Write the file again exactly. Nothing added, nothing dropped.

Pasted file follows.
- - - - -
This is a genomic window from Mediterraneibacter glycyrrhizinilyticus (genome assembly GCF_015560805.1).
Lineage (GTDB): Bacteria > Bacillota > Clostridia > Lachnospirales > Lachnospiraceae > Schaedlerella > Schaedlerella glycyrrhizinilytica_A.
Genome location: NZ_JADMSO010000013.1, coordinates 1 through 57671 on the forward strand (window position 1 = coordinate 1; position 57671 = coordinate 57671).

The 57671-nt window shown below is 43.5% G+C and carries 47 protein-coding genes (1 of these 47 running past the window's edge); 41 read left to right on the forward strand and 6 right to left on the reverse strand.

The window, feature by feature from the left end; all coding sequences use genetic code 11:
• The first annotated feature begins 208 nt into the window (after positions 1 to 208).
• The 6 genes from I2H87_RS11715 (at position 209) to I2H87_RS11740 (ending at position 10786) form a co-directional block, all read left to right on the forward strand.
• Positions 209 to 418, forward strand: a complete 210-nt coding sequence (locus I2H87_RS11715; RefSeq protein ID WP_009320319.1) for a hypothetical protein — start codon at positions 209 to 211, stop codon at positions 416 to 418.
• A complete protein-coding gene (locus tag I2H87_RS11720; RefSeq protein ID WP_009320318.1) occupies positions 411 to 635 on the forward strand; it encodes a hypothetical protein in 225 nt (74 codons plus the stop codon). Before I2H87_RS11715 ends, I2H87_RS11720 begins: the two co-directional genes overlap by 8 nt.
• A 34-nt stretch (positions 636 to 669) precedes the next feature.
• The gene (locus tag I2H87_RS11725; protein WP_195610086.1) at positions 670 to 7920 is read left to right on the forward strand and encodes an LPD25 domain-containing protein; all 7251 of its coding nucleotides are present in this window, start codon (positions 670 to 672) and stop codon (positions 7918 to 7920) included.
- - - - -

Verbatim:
This is a genomic window from Mediterraneibacter glycyrrhizinilyticus (genome assembly GCF_015560805.1).
Lineage (GTDB): Bacteria > Bacillota > Clostridia > Lachnospirales > Lachnospiraceae > Schaedlerella > Schaedlerella glycyrrhizinilytica_A.
Genome location: NZ_JADMSO010000013.1, coordinates 1 through 57671 on the forward strand (window position 1 = coordinate 1; position 57671 = coordinate 57671).

The 57671-nt window shown below is 43.5% G+C and carries 47 protein-coding genes (1 of these 47 running past the window's edge); 41 read left to right on the forward strand and 6 right to left on the reverse strand.

The window, feature by feature from the left end; all coding sequences use genetic code 11:
• The first annotated feature begins 208 nt into the window (after positions 1 to 208).
• The 6 genes from I2H87_RS11715 (at position 209) to I2H87_RS11740 (ending at position 10786) form a co-directional block, all read left to right on the forward strand.
• Positions 209 to 418, forward strand: a complete 210-nt coding sequence (locus I2H87_RS11715; RefSeq protein ID WP_009320319.1) for a hypothetical protein — start codon at positions 209 to 211, stop codon at positions 416 to 418.
• A complete protein-coding gene (locus tag I2H87_RS11720; RefSeq protein ID WP_009320318.1) occupies positions 411 to 635 on the forward strand; it encodes a hypothetical protein in 225 nt (74 codons plus the stop codon). Before I2H87_RS11715 ends, I2H87_RS11720 begins: the two co-directional genes overlap by 8 nt.
• A 34-nt stretch (positions 636 to 669) precedes the next feature.
• The gene (locus tag I2H87_RS11725; protein WP_195610086.1) at positions 670 to 7920 is read left to right on the forward strand and encodes an LPD25 domain-containing protein; all 7251 of its coding nucleotides are present in this window, start codon (positions 670 to 672) and stop codon (positions 7918 to 7920) included.